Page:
By WINIFRED CHARLIER
" THE CHANCE TO READ,'
elis the title of an absorbing book on public libraries by Lionel R. McColvin published recently by Phcenix House, Ltd.* . Mr McColvin is the Cit Libra
nan of Westminster and as VicePresident of the International Federation of Library Associations has had ample opportunity of making a careful study of the various public library systems all over the world, From the vast sums of public money that are spent annually by governments of all nations on the provision of reading matter for all classes it is clear that the vital importance of reading is universally It is equally important, I think. if we hope to have an educated Catholic laity, to provide good Catholic reading matter, which by reason of its Catholicity, is outside the scope of the public library service. The hest means of doing this is, surely, by setting up small but well run parish lending libraries throughout the country to serve the particular needs of the district.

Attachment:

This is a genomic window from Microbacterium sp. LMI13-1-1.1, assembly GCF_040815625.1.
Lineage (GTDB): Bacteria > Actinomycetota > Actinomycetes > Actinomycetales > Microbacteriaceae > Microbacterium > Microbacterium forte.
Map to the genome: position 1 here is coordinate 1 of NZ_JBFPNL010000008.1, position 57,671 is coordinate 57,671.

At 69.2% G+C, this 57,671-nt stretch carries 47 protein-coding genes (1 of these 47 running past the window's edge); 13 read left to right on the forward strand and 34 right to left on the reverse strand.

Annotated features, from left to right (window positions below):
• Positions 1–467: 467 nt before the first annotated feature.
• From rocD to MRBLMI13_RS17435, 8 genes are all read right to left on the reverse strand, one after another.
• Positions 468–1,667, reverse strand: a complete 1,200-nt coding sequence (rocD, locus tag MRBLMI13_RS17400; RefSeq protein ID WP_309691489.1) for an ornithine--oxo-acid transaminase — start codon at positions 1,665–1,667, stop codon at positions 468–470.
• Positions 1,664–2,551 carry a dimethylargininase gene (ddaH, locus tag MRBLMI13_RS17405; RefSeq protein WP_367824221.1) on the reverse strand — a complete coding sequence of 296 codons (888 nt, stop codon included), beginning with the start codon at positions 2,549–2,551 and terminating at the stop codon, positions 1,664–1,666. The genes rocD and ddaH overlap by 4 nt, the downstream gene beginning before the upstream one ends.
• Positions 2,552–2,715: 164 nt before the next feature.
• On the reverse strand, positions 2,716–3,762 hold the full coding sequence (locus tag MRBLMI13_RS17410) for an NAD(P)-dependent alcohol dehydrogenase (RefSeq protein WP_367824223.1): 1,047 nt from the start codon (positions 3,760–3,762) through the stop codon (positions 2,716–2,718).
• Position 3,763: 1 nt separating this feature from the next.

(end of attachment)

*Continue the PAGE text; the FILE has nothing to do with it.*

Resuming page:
It is useless to argue that Catholics do not read when we know that they are among those who make regular usc of the public libraries, unfair to accuse them of not wanting to read Catholic books if we do not provide them with the opportunity. and completely untrue to suggest that there are not sufficient Catholic books to satisfy all tastes.
Advice wanted THE truth is of course that they are comparatively unknown and will remain so unless we do something to remedy this.
When we are advised to do some spiritual reading, for instance, how helpful it would be if a few titles or authors were suggested to guide us in our choice. The power of the pulpit in this matter is enormous and I have known amazing results when this has been done and the books mentioned were available at the parish library.
With the stream of converts flowing into the Church as a result of the Catholic Enquiry Centre's campaign the need for parish libraries Is growing. But they must be efficient and attractive and are most successful when undertaken by groups of keen Catholic Aetionists willing to devote themselves to this apostolate.
Mr. McColvin tells us that the purpose of the public library is to provide everyone with the chance to read and statistics show that 30 per cent. of the population avail themselves of the facilities provided.